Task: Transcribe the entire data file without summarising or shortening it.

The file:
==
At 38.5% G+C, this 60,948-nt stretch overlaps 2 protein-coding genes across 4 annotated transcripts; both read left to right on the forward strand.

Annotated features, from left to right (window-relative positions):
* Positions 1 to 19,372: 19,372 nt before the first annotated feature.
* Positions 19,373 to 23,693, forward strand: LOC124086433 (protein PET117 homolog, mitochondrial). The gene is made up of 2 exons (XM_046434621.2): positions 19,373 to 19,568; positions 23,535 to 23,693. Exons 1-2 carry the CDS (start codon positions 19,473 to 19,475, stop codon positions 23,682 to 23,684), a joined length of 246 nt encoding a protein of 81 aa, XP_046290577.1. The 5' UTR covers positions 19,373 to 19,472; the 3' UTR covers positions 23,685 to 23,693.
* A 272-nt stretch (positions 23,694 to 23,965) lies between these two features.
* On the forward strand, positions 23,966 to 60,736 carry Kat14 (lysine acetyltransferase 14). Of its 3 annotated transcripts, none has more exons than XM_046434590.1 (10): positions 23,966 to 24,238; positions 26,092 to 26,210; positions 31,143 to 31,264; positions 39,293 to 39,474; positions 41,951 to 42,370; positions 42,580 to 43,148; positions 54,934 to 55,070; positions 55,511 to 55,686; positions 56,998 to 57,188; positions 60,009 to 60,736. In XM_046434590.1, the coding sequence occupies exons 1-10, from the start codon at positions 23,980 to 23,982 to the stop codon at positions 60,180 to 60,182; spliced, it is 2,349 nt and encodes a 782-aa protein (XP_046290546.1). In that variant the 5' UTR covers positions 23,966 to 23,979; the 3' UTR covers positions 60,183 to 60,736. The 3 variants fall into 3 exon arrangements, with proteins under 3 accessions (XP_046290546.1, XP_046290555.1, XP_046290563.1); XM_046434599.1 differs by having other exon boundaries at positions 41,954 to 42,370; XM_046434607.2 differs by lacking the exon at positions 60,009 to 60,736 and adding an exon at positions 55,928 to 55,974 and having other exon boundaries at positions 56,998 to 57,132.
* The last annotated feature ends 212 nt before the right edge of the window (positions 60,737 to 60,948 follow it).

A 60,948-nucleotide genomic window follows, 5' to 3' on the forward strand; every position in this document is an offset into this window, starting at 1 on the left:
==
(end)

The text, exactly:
At 38.5% G+C, this 60,948-nt stretch overlaps 2 protein-coding genes across 4 annotated transcripts; both read left to right on the forward strand.

Annotated features, from left to right (window-relative positions):
* Positions 1 to 19,372: 19,372 nt before the first annotated feature.
* Positions 19,373 to 23,693, forward strand: LOC124086433 (protein PET117 homolog, mitochondrial). The gene is made up of 2 exons (XM_046434621.2): positions 19,373 to 19,568; positions 23,535 to 23,693. Exons 1-2 carry the CDS (start codon positions 19,473 to 19,475, stop codon positions 23,682 to 23,684), a joined length of 246 nt encoding a protein of 81 aa, XP_046290577.1. The 5' UTR covers positions 19,373 to 19,472; the 3' UTR covers positions 23,685 to 23,693.
* A 272-nt stretch (positions 23,694 to 23,965) lies between these two features.
* On the forward strand, positions 23,966 to 60,736 carry Kat14 (lysine acetyltransferase 14). Of its 3 annotated transcripts, none has more exons than XM_046434590.1 (10): positions 23,966 to 24,238; positions 26,092 to 26,210; positions 31,143 to 31,264; positions 39,293 to 39,474; positions 41,951 to 42,370; positions 42,580 to 43,148; positions 54,934 to 55,070; positions 55,511 to 55,686; positions 56,998 to 57,188; positions 60,009 to 60,736. In XM_046434590.1, the coding sequence occupies exons 1-10, from the start codon at positions 23,980 to 23,982 to the stop codon at positions 60,180 to 60,182; spliced, it is 2,349 nt and encodes a 782-aa protein (XP_046290546.1). In that variant the 5' UTR covers positions 23,966 to 23,979; the 3' UTR covers positions 60,183 to 60,736. The 3 variants fall into 3 exon arrangements, with proteins under 3 accessions (XP_046290546.1, XP_046290555.1, XP_046290563.1); XM_046434599.1 differs by having other exon boundaries at positions 41,954 to 42,370; XM_046434607.2 differs by lacking the exon at positions 60,009 to 60,736 and adding an exon at positions 55,928 to 55,974 and having other exon boundaries at positions 56,998 to 57,132.
* The last annotated feature ends 212 nt before the right edge of the window (positions 60,737 to 60,948 follow it).

A 60,948-nucleotide genomic window follows, 5' to 3' on the forward strand; every position in this document is an offset into this window, starting at 1 on the left: